I would go and sit with her during the day because being by myself was hell.

Those were little moments of peace that gave me enough breathing time to plunge back into the depths and get through.

I randomly met people who had had similar experiences. A man I had just met told me he could lend me money if I needed it because he understood what it was like, having been institutionalized for depression himself. A psychiatrist agreed to meet with me to hear my story free of charge. He even paid for the dinner.

My lowest point was the morning I went to the emergency room. I thought my life was over. It’s a strange experience going to the emergency room for a mental illness. I saw a psychiatric nurse and spoke to her for 2 hours, fully expecting her to say, “Ah! Into the psych ward for you!” But she didn’t say that. She listened and was sympathetic and encouraging. I left feeling a little more hopeful.

I decided to return to South Africa and a week after the emergency room I was on a plane back home.  I stayed with my mother for three months in the Limpopo Province of South Africa and it was a peaceful, recuperative time.

Prior to “the breakdown” (as I call it), I had made an arrangement with Lauren Bersaglio to write for Libero. I forgot about it completely during the weeks of struggle but once I was home and safe I realised I had an article to write.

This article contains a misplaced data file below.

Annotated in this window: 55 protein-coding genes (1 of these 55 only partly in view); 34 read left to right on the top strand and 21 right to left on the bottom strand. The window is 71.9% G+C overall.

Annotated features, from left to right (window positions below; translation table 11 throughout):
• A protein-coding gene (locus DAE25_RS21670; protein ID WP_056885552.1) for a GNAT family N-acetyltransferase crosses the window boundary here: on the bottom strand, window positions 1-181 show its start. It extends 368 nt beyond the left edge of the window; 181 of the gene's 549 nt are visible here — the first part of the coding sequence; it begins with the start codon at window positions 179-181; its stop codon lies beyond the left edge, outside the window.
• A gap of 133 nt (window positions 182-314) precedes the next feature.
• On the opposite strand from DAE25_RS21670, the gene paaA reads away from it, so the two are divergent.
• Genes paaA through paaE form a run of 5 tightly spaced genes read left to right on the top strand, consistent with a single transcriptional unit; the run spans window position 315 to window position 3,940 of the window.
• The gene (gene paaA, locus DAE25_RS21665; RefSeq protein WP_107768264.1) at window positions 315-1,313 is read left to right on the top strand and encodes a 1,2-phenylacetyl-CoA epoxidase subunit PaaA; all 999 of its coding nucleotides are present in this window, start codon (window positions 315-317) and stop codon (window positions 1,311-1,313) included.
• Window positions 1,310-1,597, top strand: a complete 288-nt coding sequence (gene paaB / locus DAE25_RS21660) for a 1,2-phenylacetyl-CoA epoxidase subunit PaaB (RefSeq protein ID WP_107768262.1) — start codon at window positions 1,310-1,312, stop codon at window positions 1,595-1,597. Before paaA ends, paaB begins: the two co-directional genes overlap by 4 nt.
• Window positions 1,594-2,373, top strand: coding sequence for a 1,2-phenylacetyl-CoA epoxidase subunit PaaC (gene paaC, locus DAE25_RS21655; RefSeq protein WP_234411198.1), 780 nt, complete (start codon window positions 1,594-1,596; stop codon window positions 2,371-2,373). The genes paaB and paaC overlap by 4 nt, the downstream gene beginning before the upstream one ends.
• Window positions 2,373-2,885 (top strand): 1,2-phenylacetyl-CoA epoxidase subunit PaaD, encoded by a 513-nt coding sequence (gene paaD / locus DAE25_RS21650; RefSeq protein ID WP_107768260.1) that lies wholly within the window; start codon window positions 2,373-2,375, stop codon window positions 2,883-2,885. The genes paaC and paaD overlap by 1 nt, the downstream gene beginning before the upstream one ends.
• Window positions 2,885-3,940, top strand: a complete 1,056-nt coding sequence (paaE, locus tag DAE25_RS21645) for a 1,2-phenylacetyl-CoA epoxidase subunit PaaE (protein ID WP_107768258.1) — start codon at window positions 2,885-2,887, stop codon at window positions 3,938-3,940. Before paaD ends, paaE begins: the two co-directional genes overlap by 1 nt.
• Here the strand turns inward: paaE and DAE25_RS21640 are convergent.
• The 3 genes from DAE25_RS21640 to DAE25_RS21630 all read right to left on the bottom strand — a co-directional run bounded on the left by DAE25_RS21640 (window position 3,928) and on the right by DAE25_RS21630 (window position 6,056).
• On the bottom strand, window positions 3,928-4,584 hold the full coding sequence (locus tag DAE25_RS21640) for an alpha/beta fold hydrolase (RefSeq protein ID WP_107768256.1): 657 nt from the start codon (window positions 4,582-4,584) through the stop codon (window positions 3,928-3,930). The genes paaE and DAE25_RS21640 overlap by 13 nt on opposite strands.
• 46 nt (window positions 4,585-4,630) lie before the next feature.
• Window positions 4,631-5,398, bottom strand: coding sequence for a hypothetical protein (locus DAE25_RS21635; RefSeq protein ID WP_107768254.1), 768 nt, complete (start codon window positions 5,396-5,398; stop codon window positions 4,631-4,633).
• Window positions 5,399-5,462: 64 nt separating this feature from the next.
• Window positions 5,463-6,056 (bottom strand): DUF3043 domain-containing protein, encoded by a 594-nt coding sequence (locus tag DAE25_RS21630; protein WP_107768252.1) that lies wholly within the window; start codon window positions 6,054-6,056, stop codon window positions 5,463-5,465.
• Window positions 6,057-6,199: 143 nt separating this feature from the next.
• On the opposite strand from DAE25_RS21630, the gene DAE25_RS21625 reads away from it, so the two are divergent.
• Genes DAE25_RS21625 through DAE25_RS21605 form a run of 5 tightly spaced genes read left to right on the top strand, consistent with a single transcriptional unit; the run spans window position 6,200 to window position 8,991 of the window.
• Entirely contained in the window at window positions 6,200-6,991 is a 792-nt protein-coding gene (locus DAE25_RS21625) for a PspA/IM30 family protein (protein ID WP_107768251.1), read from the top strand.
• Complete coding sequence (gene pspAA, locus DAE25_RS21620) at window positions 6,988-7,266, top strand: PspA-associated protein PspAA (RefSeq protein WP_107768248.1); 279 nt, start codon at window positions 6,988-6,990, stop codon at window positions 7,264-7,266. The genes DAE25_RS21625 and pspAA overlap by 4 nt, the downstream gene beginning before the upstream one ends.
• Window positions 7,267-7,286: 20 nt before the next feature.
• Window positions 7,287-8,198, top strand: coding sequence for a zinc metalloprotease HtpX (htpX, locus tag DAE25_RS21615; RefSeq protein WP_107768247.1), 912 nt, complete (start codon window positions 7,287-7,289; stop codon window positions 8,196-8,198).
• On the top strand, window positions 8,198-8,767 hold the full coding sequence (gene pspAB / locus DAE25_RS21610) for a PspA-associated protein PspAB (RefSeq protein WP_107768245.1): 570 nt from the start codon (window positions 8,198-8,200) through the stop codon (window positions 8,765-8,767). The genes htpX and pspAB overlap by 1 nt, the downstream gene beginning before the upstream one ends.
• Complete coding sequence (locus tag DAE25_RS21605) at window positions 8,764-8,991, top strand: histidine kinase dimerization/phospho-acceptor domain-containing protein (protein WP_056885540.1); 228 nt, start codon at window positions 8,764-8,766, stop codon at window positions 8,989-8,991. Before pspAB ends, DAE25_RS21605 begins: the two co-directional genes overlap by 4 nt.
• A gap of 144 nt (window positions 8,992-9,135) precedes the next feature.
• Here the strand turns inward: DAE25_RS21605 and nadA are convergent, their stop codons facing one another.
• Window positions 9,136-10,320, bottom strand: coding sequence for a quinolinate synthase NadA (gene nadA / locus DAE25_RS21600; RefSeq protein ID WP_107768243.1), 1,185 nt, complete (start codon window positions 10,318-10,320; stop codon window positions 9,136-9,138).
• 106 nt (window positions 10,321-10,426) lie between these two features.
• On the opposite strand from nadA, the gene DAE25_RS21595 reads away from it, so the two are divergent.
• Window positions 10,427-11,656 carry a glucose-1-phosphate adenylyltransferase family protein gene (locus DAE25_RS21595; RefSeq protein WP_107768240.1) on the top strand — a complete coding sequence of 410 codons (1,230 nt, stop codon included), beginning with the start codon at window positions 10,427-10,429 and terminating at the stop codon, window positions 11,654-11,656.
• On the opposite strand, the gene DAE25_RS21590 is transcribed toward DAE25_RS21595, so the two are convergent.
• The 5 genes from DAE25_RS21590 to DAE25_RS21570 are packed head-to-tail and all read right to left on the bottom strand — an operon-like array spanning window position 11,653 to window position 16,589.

I started an interesting process of writing about recovery while in recovery.

It has been tough, but knowing I have a story to share somehow gives me a resolve to face my anxiety and not be victimized by it.

It’s a public statement saying, “I’m broken but am trying to find my way through and I believe I can do it.” This is a terrifying statement to make, but I am grateful for the opportunity.

I returned to Cape Town at the beginning of March and had my first session of therapy in my second week back. As I finished telling my story to my old therapist he said, “It’s day by day from here, okay?”

He’s right. You’ll be reading this in April (I am writing it in March) and I can’t even see that far ahead but that’s okay.

Day by day Seb, day by day.

Share your story

Sebastian is learning life by living it. Born in Zimbabwe, High Schooled in Zambia, and living in Cape Town, he isn’t really sure what to say when people ask, “Where are you from?” Seb went to Film School in Cape Town and has worked as a video editor for the last four years. He has battled with anxiety his whole life and has been through two severe episodes, experiencing intrusive thoughts and depression. He is on the road of recovery and has found that peace and a life free of fear is possible.

SITE DISCLAIMER: The opinions and information shared in this article or any other Content on our site may not represent that of Libero Network Society. We hold no liability for any harm that may incur from reading content on our site. Please always consult your own medical professionals before making any changes to your medication, activities, or recovery process. Libero does not provide emergency support. If you are in crisis, please call 1-800-784-2433 or another helpline or 911.